Treaty of Worms (1743)

From Wikipedia

The Treaty of Worms was a political alliance formed between Great Britain, Austria and the Kingdom of Sardinia, signed on 13 September 1743, during the War of the Austrian Succession.

It was an ambitious piece of foreign policy on the part of the British government which sought to split the Emperor Charles VII, prince-elector of Bavaria, from French influence, whilst simultaneously resolving the differences between the Emperor, Queen Maria Theresa of Hungary and King Charles Emmanuel III of Sardinia.

Contents of the treaty

Under the terms of the treaty, [1] Maria Theresa agreed to transfer to the King of Sardinia the city and part of the duchy of Piacenza, the Vigevanesco, part of the duchy of Pavia, part of the county of Anghiera which lay to the west of Lake Maggiore, and claims to the marquisate of Finale. She also engaged to maintain 30,000 men in Italy, to be commanded by Savoy-Sardinia.

Great Britain agreed to pay the sum of £300,000 for the ceding of Finale, and to furnish an annual subsidy of £200,000, on the condition that Savoy-Sardinia should employ 45,000 men. In addition to this fiscal arrangement, Britain agreed to send a fleet into the Mediterranean.

Under a separate, secret convention, agreed contemporaneously with the Treaty, but which was neither formally ratified nor publicly acknowledged, it was stipulated that Britain would pay Maria Theresa an annual subsidy of £300,000, for as long "as the necessity of her affairs should require."

The terms of the Treaty of Worms relative to the ceding of the marquisate of Finale to Savoy-Sardinia were particularly unjust to the Genoese, since the territory had been guaranteed to them by the fourth article of the Quadruple Alliance of 2 August 1718 between Britain, France, Austria, and the Netherlands.


The Treaty of Worms was presented to the Commons on 9 January 1744, and was considered in the entire house on 1 February 1744. [2]

William Pitt

William Pitt, 1st Earl of Chatham, speaking in the House of Commons on 1 December 1743 roundly condemned the Treaty in the following statement which occurred during the course of an address of thanks he was giving after the Battle of Dettingen:

I had almost forgotten, sir (I wish future nations may forget), to mention the Treaty of Worms.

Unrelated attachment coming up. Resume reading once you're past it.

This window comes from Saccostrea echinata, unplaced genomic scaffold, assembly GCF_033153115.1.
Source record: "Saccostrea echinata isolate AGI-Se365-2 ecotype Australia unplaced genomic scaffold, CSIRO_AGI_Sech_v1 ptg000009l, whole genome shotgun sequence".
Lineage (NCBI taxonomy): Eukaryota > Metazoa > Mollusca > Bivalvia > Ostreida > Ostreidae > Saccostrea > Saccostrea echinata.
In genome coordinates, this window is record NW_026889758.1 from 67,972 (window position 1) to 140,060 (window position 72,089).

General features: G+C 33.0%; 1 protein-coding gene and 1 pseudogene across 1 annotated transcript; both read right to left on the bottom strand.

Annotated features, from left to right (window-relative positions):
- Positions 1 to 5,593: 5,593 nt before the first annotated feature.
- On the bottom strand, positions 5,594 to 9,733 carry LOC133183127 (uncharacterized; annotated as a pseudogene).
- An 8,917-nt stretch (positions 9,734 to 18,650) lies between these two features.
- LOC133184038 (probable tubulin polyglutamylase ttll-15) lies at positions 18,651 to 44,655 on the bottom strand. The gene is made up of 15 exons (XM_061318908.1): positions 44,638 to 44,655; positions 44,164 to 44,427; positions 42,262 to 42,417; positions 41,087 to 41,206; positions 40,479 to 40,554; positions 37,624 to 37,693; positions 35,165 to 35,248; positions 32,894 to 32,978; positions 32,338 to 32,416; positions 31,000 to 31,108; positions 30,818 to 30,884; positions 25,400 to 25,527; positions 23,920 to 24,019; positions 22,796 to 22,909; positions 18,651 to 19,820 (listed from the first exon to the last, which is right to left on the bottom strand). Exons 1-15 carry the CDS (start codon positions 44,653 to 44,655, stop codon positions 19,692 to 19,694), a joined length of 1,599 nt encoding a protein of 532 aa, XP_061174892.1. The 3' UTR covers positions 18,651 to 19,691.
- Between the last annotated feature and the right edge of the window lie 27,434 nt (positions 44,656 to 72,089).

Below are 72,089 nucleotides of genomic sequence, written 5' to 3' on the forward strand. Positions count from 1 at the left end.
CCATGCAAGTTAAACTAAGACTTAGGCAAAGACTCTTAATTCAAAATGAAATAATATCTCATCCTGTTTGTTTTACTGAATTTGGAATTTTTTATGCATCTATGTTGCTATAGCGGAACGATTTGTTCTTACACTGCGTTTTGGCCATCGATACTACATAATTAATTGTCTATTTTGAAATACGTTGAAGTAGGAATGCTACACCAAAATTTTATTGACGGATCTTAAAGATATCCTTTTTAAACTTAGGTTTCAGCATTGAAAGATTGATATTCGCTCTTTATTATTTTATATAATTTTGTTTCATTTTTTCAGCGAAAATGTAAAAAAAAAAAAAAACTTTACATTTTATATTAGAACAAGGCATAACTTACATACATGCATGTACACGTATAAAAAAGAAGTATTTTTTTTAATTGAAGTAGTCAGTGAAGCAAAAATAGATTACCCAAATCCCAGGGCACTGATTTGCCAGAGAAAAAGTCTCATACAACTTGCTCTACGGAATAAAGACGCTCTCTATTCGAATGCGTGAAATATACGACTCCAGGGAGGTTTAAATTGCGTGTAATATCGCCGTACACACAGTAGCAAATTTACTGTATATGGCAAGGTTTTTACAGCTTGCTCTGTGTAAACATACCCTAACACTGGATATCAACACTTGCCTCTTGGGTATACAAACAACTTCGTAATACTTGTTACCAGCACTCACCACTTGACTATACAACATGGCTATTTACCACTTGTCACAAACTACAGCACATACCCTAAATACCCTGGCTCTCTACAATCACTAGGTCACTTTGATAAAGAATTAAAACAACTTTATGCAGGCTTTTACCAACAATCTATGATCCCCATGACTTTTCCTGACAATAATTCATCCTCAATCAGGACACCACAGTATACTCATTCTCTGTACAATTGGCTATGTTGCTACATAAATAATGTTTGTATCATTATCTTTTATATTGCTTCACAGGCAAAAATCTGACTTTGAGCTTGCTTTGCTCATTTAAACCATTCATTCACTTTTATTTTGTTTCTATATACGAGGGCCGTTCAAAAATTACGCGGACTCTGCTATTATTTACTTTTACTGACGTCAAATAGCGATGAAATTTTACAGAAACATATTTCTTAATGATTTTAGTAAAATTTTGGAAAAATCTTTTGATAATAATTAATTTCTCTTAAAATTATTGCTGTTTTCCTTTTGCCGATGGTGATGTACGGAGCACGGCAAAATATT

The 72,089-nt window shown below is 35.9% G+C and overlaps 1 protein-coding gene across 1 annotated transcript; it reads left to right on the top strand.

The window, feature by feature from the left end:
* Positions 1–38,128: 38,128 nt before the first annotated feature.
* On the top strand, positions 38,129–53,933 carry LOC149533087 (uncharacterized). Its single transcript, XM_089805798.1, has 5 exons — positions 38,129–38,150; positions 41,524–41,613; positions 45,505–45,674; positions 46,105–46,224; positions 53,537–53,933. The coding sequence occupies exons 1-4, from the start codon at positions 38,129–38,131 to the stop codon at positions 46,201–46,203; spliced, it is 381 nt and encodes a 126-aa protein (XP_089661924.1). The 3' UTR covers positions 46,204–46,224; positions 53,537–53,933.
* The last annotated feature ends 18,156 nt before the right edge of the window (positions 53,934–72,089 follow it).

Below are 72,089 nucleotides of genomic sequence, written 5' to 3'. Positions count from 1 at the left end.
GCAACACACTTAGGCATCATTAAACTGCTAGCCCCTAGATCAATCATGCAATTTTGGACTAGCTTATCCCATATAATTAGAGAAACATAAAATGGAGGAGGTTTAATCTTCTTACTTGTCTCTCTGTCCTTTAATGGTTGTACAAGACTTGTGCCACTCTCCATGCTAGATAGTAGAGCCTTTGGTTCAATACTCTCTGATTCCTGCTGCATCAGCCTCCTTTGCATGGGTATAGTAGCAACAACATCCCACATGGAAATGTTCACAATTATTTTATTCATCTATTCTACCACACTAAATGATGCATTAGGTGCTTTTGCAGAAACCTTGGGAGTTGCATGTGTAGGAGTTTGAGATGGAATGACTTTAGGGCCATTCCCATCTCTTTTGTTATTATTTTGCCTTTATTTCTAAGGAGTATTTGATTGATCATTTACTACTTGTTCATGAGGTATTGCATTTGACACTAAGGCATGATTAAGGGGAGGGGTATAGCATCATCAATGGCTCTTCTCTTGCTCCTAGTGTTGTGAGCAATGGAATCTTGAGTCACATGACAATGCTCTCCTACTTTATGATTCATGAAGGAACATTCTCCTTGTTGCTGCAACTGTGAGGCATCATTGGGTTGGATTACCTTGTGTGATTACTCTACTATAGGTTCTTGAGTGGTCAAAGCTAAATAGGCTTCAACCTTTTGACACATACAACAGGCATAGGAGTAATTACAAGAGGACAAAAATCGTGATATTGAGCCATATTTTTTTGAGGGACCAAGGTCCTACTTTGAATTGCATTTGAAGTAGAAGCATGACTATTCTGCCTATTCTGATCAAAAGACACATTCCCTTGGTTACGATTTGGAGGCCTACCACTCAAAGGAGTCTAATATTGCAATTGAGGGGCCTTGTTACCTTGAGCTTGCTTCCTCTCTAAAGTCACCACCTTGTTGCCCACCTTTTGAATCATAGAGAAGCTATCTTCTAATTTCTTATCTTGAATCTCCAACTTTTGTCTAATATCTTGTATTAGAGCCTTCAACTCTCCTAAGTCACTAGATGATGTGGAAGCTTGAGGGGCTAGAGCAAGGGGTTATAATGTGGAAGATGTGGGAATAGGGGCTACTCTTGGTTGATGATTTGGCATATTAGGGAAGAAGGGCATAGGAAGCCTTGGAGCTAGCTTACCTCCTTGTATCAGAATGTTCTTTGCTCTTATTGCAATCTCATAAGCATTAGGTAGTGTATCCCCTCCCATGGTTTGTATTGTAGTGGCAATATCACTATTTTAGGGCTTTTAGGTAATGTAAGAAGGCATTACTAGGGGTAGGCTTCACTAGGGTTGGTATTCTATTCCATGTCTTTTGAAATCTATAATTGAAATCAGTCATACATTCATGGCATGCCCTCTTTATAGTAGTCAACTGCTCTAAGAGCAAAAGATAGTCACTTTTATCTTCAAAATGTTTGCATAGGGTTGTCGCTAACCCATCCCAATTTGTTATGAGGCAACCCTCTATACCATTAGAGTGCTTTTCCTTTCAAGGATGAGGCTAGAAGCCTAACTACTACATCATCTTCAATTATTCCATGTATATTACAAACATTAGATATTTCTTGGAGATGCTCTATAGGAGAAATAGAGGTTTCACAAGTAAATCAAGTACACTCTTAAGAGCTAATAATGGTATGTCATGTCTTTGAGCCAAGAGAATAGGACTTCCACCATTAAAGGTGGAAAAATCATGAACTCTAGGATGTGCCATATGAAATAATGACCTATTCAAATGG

I wish that treaty could be erased from our annals and our records, so as never to be mentioned hereafter: for that treaty, with its appendix, the convention that followed, is one of the most destructive, unjust, and absurd that was ever concluded. By that treaty we have taken upon ourselves a burden which I think it impossible for us to support; we have engaged in such an act of injustice toward Genoa as must alarm all Europe, and give to the French a most signal advantage. From this, sir, all the princes of Europe will see what regard we have to justice when we think that the power is on our side; most of them, therefore, will probably join with France in curtailing our power, or, at least, in preventing its increase.

The alliance of Sardinia and its assistance may, I admit, be of great use to us in defeating the design of the Spaniards in Italy. But gold itself may be bought too dear; and I fear we shall find the purchase we have made to be but precarious, especially if Sardinia should be attacked by France as well as by Spain, the almost certain consequence of our present scheme of politics. For these reasons, sir, I hope there is not any gentleman, nor even any minister, who expects that I should declare my satisfaction that this treaty has been concluded.

Thomas Carlyle

Thomas Carlyle had this to say on the terms of the treaty:

And so there is a Treaty of Worms got concocted, after infinite effort on the part of Carteret, Robinson too laboring and steaming in Vienna with boilers like to burst; and George gets it signed 13th September [already signed while Friedrich was looking into Seckendorf and Wembdingen, if Friedrich had known it]: to this effect, That Charles Emanuel should have annually, down on the nail, a handsome increase of Subsidy (200,000 pounds instead of 150,000 pounds) from England, and ultimately beyond doubt some thinnish specified slices from the Lombard parts; and shall proceed fighting for, not against; English Fleet co-operating, English Purse ditto, regardless of expense; with other fit particulars, as formerly.

See also


  1. ^ The terms are reported by: Samuel Boyse (1747). An Historical Review of the Transactions of Europe from the Commencement of the War with Spain in 1739, to the Insurrection in Scotland in 1745 ... Volume I. Reading: D. Henry. pp. 326–328. |volume= has extra text ( help)
  2. ^ "1743–1744." Parliamentary History (Wiley-Blackwell) 29.(2010): 188-193. Historical Abstracts. Web. 7 Nov. 2015.